Data released by the ABS suggest that there has never been a better time to either learn or refresh your mental health first aid conversation skills. The release of the National Study of Mental Health and Wellbeing 2021 ) indicates that 3.4 million Australians aged 16-85 years (17.5%) sought help from a health professional for their mental health within the period of 2020-21. Of the 3.4 million people who saw a health professional for their mental health, 57.4% had experienced a mental disorder in their lifetime and were showing signs of that disorder in the 12 months prior to the survey.
With a significant number of people experiencing anxiety, affective mood and/or substance disorders, creating a supportive environment to have a mental health first aid conversation is more important than ever.
When the opportunity to help someone arises, it can be tempting to jump straight into a conversation. The desire to alleviate a person’s stress can make it feel as though time is of the essence. However, taking time to prepare your approach to the person and the mental health conversation is time well spent.
Here are some tips for making space and creating time for thoughtful connection
The you-centred conversation
Many people think that one of the best ways to initiate a conversation about stress or mental health is to try and make it relatable. Many may talk about their experience of what works for them, rather than focusing on the person seeking help. Creating the space for a person to share how they think, feel and operate is the key to any successful mental health conversation. In doing that, you set yourself up to actively listen, while also looking for the opportunity to remind the person of their own strengths.
Most people may share how they have personally approached situations in the past as a guide to framing the person’s current problem. Or they may share the options and solutions they’ve considered but not yet acted on. Listening and reiterating the words and ideas back to someone may help them gain the courage needed to try the options they’ve considered. From here, an action plan may begin to form.
By listening to a person’s story, we validate a person’s expertise and ability to find a way forward on their own terms. Allowing them to share in a non-judgemental way means they have a better chance of choosing next steps with confidence. In turn, increasing the chance of action through providing autonomy and self-agency at a time that matters most.
Tripping over language
When someone is seeking help, how we speak to them and what we say can be quite impactful. But that doesn’t mean we should avoid the mental health conversation entirely. It simply means we should carefully consider the content and the timing of that conversation.
When discussing someone’s mental health or experiences that may be creating distress, remember to avoid terms and phrases that may directly or indirectly shame, minimise or guilt a person.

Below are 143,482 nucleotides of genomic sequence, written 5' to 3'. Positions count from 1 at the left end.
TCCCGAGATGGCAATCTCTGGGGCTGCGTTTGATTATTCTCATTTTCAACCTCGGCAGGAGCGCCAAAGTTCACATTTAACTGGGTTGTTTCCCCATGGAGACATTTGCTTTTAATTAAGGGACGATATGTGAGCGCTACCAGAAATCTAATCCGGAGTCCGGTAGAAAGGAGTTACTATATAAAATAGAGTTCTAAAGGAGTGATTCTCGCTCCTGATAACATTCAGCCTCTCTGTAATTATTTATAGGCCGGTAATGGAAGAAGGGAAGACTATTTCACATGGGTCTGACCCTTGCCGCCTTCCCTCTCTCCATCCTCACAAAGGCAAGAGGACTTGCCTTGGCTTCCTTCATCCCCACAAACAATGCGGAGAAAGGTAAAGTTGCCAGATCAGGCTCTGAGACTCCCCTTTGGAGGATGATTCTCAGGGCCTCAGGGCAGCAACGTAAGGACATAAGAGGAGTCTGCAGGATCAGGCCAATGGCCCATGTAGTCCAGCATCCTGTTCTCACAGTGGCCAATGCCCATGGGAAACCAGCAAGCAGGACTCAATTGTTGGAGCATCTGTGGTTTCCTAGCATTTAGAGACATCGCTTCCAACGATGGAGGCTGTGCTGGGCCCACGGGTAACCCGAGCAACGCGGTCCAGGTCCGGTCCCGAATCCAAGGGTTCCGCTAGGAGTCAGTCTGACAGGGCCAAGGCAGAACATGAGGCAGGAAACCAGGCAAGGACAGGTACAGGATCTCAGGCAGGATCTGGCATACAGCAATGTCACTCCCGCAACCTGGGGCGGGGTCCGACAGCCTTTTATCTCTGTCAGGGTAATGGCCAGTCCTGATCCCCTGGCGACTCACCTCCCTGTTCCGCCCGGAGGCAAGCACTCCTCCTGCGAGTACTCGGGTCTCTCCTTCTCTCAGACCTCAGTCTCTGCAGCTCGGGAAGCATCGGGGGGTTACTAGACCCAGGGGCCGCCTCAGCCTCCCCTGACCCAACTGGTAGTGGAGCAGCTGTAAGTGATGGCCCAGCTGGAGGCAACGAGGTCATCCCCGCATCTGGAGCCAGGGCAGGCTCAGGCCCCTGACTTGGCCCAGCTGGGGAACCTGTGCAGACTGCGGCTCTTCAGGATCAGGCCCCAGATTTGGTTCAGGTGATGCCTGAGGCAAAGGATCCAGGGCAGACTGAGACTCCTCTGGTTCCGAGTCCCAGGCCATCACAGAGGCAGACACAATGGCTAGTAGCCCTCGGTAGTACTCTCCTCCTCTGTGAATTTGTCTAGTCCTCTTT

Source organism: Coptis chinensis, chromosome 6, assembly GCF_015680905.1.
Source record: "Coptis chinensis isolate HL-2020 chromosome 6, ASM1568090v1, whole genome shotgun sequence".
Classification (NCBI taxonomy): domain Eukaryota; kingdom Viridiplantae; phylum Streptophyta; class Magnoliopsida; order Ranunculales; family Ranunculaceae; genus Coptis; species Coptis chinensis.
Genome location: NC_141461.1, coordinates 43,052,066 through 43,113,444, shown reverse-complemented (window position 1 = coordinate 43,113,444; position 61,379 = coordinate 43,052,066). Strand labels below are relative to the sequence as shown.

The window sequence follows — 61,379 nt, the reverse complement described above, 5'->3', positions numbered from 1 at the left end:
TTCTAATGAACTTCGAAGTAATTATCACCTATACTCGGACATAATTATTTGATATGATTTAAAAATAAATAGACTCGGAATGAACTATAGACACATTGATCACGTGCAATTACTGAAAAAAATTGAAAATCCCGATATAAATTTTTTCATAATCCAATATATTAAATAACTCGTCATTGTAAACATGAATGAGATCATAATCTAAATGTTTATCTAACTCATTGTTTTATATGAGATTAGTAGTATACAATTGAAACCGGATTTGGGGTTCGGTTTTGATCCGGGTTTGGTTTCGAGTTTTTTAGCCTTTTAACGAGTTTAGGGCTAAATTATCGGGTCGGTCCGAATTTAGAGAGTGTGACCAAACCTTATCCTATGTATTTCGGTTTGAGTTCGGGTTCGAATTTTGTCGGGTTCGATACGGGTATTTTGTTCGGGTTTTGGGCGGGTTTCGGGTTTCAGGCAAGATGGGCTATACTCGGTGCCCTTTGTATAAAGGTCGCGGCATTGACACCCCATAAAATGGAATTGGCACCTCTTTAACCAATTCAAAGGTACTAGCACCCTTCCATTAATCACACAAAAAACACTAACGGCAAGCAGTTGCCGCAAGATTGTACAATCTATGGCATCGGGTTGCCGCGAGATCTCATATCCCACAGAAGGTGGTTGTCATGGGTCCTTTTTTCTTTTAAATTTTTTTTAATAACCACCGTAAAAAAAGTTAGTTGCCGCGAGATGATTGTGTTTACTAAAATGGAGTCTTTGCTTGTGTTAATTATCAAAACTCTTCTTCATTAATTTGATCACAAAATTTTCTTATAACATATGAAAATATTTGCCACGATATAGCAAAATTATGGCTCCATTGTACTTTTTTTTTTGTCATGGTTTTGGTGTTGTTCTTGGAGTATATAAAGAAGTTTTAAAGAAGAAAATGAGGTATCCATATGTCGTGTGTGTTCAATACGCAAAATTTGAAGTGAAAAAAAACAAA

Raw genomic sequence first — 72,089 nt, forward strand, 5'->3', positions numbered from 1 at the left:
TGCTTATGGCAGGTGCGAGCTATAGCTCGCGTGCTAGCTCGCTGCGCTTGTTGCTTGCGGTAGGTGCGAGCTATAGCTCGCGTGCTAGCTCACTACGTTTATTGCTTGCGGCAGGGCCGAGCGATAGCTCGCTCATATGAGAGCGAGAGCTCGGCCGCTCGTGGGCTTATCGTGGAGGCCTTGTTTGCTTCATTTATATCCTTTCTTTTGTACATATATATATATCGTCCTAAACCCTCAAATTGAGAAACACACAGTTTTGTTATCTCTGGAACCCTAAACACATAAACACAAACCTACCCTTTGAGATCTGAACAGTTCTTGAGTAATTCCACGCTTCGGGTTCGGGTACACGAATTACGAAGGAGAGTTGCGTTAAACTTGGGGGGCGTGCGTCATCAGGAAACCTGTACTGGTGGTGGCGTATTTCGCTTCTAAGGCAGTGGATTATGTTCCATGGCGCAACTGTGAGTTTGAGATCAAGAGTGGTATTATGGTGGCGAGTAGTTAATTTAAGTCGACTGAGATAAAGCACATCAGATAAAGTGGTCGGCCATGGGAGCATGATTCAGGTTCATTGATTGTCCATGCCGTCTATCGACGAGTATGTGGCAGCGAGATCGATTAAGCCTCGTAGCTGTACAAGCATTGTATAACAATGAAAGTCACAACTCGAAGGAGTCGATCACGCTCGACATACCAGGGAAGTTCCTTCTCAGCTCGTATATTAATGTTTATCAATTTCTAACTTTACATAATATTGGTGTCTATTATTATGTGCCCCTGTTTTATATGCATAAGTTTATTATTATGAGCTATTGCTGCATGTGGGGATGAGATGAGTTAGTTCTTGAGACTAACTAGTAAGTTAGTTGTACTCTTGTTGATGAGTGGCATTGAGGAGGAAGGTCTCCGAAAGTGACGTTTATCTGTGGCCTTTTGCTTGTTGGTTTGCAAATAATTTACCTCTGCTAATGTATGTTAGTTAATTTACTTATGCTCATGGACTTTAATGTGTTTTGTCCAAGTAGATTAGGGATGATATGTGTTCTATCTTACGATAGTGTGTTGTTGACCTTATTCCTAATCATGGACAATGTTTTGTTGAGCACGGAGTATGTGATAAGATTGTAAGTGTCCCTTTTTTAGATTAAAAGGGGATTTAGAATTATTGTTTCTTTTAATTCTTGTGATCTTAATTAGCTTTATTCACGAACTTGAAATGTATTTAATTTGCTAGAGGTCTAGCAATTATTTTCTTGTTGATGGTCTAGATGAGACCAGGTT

For example, words such as crazy, schizo and terms like ‘you’re so OCD’ or ‘Debbie Downer’ place stigma on mental health and the experience of mental health generally.
Remember, the person is not the problem, the problem is the problem. Keep a distinction between the two.
Minimising the experience
No amount of telling someone to ‘get over it’ has ever made a person emotionally or mentally buoyant. If anything, minimising someone’s experience of their very real emotions can make them feel even less capable.
Instead, recognise that how a person feels is unique to that person. It is a complex, individual experience that informs reactions and responses, one that takes into account all kinds of influences such as biology, life experience, childhood, culture, outlook, resilience and more.
Sit with any discomfort you may be experiencing and challenge why you need to edit, perfect, or minimise the experience of others. Try and explore the reasons why listening to someone else’s view may create problems for you as the listener with awareness of your own reactions and responses in mind.
Trying to fix instead of help
Sometimes, we confuse providing help with needing to fix a situation. Telling a person what to do, how to do it and what is right for them may make you feel powerful and useful. But to the other person, it can feel more like judgement than support.
The 3 telltale signs:
- Are you are tempted to start telling someone what they should do?
- Are you ignoring what they would like to do in favour of what you think is the best way forward?
- Are you insisting your way is the best route through someone else’s crisis or situation?
If you answered ‘yes’, you may find yourself in ‘fixer’ mode, which means it might be time to take a step back. Apologise if need be. Explain that your want to help got away from you. Start the process again by asking open-ended questions that re-invites the person to share their self-directed plan of action.
Assuming you’re the only person who can help
To help another person is a wonderful thing. But it doesn’t mean we are always the help someone needs. Sometimes, our values aren’t aligned enough for the help we offer to be useful. Other times, a difference in personality may get in the way.
Understanding when to step away and refer someone for help elsewhere is an act of truly putting the person first.
There will be times through no fault of your own (or the person in front of you) where what is required is not what you can deliver. That doesn’t mean you are not valuable to the next person.
The focus should always be on providing the person in front of you with the best possible support for their specific requirements. Even if that means handing the reins to someone else.
References and Sources
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